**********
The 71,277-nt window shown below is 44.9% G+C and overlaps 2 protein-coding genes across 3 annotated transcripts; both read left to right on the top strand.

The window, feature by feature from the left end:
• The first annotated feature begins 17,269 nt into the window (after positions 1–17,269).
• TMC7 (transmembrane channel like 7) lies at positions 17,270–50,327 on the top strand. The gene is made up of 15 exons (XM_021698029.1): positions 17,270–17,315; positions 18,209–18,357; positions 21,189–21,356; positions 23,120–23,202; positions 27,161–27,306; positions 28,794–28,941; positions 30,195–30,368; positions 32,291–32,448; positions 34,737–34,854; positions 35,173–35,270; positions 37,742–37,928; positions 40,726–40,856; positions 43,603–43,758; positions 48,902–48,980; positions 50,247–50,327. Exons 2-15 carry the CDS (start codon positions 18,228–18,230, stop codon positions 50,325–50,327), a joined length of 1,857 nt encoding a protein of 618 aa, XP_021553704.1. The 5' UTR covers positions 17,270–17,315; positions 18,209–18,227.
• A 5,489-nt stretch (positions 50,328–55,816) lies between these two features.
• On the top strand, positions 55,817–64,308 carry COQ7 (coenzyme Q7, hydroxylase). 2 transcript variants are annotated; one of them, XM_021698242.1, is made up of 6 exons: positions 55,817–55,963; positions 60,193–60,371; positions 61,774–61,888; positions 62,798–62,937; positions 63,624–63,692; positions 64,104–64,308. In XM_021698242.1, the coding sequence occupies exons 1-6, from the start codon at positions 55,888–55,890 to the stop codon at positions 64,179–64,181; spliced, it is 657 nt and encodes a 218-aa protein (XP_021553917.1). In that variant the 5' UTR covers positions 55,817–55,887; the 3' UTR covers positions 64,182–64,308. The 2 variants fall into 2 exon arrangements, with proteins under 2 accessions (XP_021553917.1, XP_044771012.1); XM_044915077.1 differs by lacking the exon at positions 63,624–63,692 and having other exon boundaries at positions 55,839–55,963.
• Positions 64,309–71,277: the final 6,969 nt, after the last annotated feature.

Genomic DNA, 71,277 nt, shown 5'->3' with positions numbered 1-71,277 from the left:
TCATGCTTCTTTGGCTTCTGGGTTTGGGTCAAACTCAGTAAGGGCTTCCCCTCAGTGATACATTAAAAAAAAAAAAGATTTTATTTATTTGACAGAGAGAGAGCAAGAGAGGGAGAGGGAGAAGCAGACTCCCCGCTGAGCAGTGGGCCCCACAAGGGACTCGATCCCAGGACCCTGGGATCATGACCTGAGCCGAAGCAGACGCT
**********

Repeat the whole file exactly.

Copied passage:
The 71,277-nt window shown below is 44.9% G+C and overlaps 2 protein-coding genes across 3 annotated transcripts; both read left to right on the top strand.

The window, feature by feature from the left end:
• The first annotated feature begins 17,269 nt into the window (after positions 1–17,269).
• TMC7 (transmembrane channel like 7) lies at positions 17,270–50,327 on the top strand. The gene is made up of 15 exons (XM_021698029.1): positions 17,270–17,315; positions 18,209–18,357; positions 21,189–21,356; positions 23,120–23,202; positions 27,161–27,306; positions 28,794–28,941; positions 30,195–30,368; positions 32,291–32,448; positions 34,737–34,854; positions 35,173–35,270; positions 37,742–37,928; positions 40,726–40,856; positions 43,603–43,758; positions 48,902–48,980; positions 50,247–50,327. Exons 2-15 carry the CDS (start codon positions 18,228–18,230, stop codon positions 50,325–50,327), a joined length of 1,857 nt encoding a protein of 618 aa, XP_021553704.1. The 5' UTR covers positions 17,270–17,315; positions 18,209–18,227.
• A 5,489-nt stretch (positions 50,328–55,816) lies between these two features.
• On the top strand, positions 55,817–64,308 carry COQ7 (coenzyme Q7, hydroxylase). 2 transcript variants are annotated; one of them, XM_021698242.1, is made up of 6 exons: positions 55,817–55,963; positions 60,193–60,371; positions 61,774–61,888; positions 62,798–62,937; positions 63,624–63,692; positions 64,104–64,308. In XM_021698242.1, the coding sequence occupies exons 1-6, from the start codon at positions 55,888–55,890 to the stop codon at positions 64,179–64,181; spliced, it is 657 nt and encodes a 218-aa protein (XP_021553917.1). In that variant the 5' UTR covers positions 55,817–55,887; the 3' UTR covers positions 64,182–64,308. The 2 variants fall into 2 exon arrangements, with proteins under 2 accessions (XP_021553917.1, XP_044771012.1); XM_044915077.1 differs by lacking the exon at positions 63,624–63,692 and having other exon boundaries at positions 55,839–55,963.
• Positions 64,309–71,277: the final 6,969 nt, after the last annotated feature.

Genomic DNA, 71,277 nt, shown 5'->3' with positions numbered 1-71,277 from the left:
TCATGCTTCTTTGGCTTCTGGGTTTGGGTCAAACTCAGTAAGGGCTTCCCCTCAGTGATACATTAAAAAAAAAAAAGATTTTATTTATTTGACAGAGAGAGAGCAAGAGAGGGAGAGGGAGAAGCAGACTCCCCGCTGAGCAGTGGGCCCCACAAGGGACTCGATCCCAGGACCCTGGGATCATGACCTGAGCCGAAGCAGACGCT